Wat Ket Karam
Wat Ket Karam is one of over 300 temples you’ll find in and around Chiang Mai. I have not made it my life mission to visit everyone, but I do enjoy a quiet wander through those that cross my path. This Travel Photo Thursday (our 211th) come with me to Chiang Mai’s Wat Ket Karam. Located across the Ping River, it’s a little off the beaten path, but not by much. In reality, it’s only a short walk once you cross either of the downtown bridges.
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Upon entering the quiet grounds, it’s hard to believe that the temple boasts a history of almost 600 years. Both the buildings and the compound have been lovingly restored and maintained over the years.
Wat Ket Karam
I have no idea the purpose of these 12 baskets with the colorful handles.
However, I did peek inside… (still no idea!)
The garden area in front of the monks quarters is lovely. You can see at the end there’s a large ornate mirror. That’s me in the mirror! Also, the chair seems to be for the monks to sit (perhaps the Abbot), and surrounded by dog figurines. Why the dogs? You’ll find out soon! 🙂
These monks were having great fun primping in front of the mirror, and then taking photos of each other. (How times have changed!)
So, why all the dogs? Well, this temple is dedicated to people who are born in the “Year of the Dog,” and it is often referred to as the “Dog Temple.”
There are even lots of real dogs living here, and they all look happy, and well looked after.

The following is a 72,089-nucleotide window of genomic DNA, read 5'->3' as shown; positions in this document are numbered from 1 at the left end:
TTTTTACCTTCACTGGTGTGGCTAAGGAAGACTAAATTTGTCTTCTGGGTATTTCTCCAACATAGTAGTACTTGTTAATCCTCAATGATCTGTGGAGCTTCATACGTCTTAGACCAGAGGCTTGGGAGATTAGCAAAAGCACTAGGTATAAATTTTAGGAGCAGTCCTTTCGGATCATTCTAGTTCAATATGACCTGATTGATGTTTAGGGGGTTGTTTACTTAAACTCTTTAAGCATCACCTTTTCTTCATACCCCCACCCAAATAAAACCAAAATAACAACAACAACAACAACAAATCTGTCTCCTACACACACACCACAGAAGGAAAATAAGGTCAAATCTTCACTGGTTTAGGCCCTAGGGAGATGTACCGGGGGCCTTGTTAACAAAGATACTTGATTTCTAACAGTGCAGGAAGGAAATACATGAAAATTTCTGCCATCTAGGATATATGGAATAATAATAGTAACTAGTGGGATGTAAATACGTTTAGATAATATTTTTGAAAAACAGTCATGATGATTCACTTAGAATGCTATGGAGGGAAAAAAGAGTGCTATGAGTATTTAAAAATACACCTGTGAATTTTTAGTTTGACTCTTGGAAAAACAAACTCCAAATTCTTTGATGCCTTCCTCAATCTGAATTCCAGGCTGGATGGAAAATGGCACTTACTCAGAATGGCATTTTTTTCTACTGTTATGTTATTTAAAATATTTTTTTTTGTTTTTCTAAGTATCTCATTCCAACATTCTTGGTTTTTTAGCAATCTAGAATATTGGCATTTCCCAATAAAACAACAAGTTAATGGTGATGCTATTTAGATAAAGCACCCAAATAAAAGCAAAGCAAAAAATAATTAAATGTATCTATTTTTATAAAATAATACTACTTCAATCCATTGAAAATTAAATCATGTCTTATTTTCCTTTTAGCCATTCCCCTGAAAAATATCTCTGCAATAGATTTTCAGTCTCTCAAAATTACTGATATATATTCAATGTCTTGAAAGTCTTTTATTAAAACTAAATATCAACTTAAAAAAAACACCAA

Many of the temple buildings are protected by beautiful dragons (or Naga).
These golden nagas decorate the temple rooftop.
In days gone by they would have been made of wood. This wooden Naga is now attached to the front of the temple’s museum. Not as colorful, but it has its own unique charm. The museum has an excellent collection of artifacts. The collection of old Chiang Mai photos and textiles caught my interest. The beautiful collection of photos takes visitors back to a very different time.
You’ll find beautiful statues everywhere.
And, of course, it’s flower time in Chiang Mai, and these beautiful orchids are one of my favorites.
One last shot of the beautiful roof line.
Temples in Chiang Mai are open daily from 6 am to 6 pm. Admission to Wat Ket Karam, including the museum, is free. Be sure to dress appropriately. That means no sleeveless shirts or shorts/pants/skirts above the knee. Think modest!
This is the 211th edition of Travel Photo Thursday. You can browse the archives here.
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